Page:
|Publication number||US6430899 B1|
|Application number||US 09/591,314|
|Publication date||Aug 13, 2002|
|Filing date||Jun 9, 2000|
|Priority date||Jun 9, 2000|
|Publication number||09591314, 591314, US 6430899 B1, US 6430899B1, US-B1-6430899, US6430899 B1, US6430899B1|
|Original Assignee||Tetra Laval Holdings & Finance, Sa|
|Export Citation||BiBTeX, EndNote, RefMan|
|Patent Citations (9), Referenced by (20), Classifications (16), Legal Events (4)|
|External Links: USPTO, USPTO Assignment, Espacenet|
This invention is directed to an apparatus and method for sealing the fin of a gable-top carton. More specifically, the invention pertains to a top sealer jaw assembly for sealing and creasing the gable panels and fin of a gable top carton, and a method therefor.
Gable top cartons are in widespread use. Such cartons have been known for most of the twentieth century. The characteristic simplicity and widespread acceptance have helped to maintain their popularity as cartons for traditional products, such as liquid food products, for example, milk and juice.
In the early, tradition gable top carton, access to the contained product was facilitated by opening a portion or one side of the gable so as to form a spout from the carton material. While this configuration was and still is widely accepted, one drawback is that resealability of the carton is limited. That is, while the gable can be “refolded” to close the carton, actual sealing (to reduce exposure to the environment, e.g., oxygen), is quite limited. To this end, improvements to such gable top cartons are ongoing.
In once such improvement, access to the product is provided by a spout that is integrally sealed to one of the gable panels. In a “conventional” spout arrangement, an opening is formed in the gable panel and a plastic or like spout is welded or sealed to the panel. A cap, such as a threaded closure is fitted onto the spout to provide resealability of the container. Such spouts have come into widespread use and acceptance for their ease of access to the product and their ability to help maintain product freshness.
In still further enhancements to the gable top cartons, it has been found that it is desirable to provide an extended gable or top panel to permit the use of larger spouts. This is particularly true for more viscous or solids-containing products. Due to the nature of these extended top panels, it has been found that the typical forming and sealing arrangements for creasing and forming the top fin and the extended gable panel do produce the desired configuration vis-à-vis fin angles and creases.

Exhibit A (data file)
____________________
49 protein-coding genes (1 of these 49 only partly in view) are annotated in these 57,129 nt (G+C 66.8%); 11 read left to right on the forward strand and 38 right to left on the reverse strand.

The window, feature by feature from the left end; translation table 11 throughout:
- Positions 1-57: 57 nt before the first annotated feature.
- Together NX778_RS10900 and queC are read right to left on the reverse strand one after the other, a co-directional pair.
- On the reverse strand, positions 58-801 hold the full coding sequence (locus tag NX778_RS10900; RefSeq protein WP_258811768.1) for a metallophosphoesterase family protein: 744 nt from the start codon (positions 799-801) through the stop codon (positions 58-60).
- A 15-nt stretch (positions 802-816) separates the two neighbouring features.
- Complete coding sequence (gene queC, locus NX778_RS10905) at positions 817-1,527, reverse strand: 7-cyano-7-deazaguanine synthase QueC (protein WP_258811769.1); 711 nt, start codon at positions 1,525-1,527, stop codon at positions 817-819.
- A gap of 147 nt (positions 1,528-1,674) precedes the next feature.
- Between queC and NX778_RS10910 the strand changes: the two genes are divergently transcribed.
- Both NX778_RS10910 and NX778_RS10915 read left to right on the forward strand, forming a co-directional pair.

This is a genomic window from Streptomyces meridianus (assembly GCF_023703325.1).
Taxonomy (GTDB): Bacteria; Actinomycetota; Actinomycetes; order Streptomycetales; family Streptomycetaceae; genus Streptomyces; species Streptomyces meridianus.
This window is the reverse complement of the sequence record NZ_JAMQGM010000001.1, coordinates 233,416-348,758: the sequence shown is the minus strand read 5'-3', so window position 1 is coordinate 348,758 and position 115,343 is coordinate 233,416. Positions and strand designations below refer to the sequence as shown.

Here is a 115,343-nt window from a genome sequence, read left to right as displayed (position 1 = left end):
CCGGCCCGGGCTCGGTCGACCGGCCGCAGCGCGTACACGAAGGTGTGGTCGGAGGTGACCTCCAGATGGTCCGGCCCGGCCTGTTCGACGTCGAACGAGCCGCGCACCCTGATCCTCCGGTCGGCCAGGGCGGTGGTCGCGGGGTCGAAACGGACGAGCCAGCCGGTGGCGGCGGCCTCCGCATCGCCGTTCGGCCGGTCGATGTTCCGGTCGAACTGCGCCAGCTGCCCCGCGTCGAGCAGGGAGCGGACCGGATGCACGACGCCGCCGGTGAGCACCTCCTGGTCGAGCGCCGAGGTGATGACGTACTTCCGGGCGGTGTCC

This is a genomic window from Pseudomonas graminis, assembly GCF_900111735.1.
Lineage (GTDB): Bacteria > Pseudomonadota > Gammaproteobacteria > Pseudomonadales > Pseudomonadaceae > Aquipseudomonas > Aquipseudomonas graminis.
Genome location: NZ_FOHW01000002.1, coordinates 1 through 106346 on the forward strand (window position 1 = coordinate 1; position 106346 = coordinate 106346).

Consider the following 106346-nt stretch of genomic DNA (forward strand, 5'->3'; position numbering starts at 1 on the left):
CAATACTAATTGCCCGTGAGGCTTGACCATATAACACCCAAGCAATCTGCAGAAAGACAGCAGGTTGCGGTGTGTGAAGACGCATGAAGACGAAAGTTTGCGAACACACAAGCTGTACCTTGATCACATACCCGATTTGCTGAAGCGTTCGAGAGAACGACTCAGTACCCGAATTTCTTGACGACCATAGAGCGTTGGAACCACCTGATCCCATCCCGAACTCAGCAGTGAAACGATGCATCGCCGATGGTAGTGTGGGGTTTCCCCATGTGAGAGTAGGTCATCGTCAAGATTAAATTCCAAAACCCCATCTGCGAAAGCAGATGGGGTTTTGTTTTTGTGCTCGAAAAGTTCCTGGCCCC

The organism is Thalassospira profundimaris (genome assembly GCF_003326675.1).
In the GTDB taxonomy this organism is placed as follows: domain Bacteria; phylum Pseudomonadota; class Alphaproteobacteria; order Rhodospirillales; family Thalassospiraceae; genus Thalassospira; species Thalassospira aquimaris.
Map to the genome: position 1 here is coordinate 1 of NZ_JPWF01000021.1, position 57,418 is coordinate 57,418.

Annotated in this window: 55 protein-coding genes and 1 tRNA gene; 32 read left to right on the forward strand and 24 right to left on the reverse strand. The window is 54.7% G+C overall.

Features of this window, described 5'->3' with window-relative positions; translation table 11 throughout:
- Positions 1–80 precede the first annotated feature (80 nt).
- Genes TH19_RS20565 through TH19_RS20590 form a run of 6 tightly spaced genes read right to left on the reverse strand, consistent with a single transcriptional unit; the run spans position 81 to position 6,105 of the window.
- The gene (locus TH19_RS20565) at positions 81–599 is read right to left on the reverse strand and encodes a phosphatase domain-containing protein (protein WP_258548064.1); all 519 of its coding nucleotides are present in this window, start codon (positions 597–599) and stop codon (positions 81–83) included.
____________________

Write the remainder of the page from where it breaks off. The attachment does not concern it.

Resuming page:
Accordingly, there exists a need for improved top sealer configurations for use with gable top carton designs. Desirably, such top sealer enhancements permit the forming of high quality gable top carton fin or top panel seals. Most desirably, such top sealer enhancements further provide well defined creases and folds for these novel extended panel configurations.
A top sealer for a form, fill and seal packaging machine for forming, filling and sealing a gable top carton provides a top seal portion and a clean, distinct crease at the vertical panel/gable panel juncture. The packaging machine defines a processing path along which the cartons are conveyed. The top sealer is disposed after a filling station along the machine processing path.
The gable top cartons include a vertical panel (e.g., a front wall panel) and at least one gable panel contiguous with the vertical panel. The panels define a vertical panel/gable panel juncture. The cartons further include top fins that define a top seal portion of the carton. In one arrangement, the cartons include an extended gable panel and a shorter, secondary gable panel.
The sealer includes first and second anvils disposed on opposing sides of the processing path. The anvils are configured to move transverse to the processing path to engage the top fins and compress the fins to form the top seal.
A wedge is mounted to at least one anvil, and preferably to both anvils. One of the wedges has one or more raised portions extending from a face of the wedge. The wedge is mounted to the anvil so that the raised portions contact the vertical panel/gable panel juncture contemporaneous with the anvils engaging the top fins. Contact of the raised portion with the vertical panel/gable panel juncture forms a clean, distinct crease at the juncture.
In one embodiment, the wedge defines a face having a planar portion or face and the raised portion extends from the planar face. The top sealer can include a plurality of wedges mounted to one of the anvils. In this configuration, some of the wedges can include raised portions and others of the wedges can include only planar face portions. Preferably, about one-half of the wedges include raised portions.
A method for forming a top seal on a gable top carton and for creasing a gable panel/vertical panel juncture includes providing first and second anvils disposed on opposing sides of the processing path, mounting a first wedge section to the first anvil and mounting a second wedge section to the second anvil. The first wedge section includes at least one wedge having a raised portion extending from a face of the wedge.
The method further includes transversely moving the anvils toward one another to engage the top fin panels of the carton and to compress the fins for forming the top seal portion of the carton. Contemporaneous with engaging the top fins, the method includes contacting the first wedge raised portion to the vertical panel/gable panel juncture to form a crease at that juncture.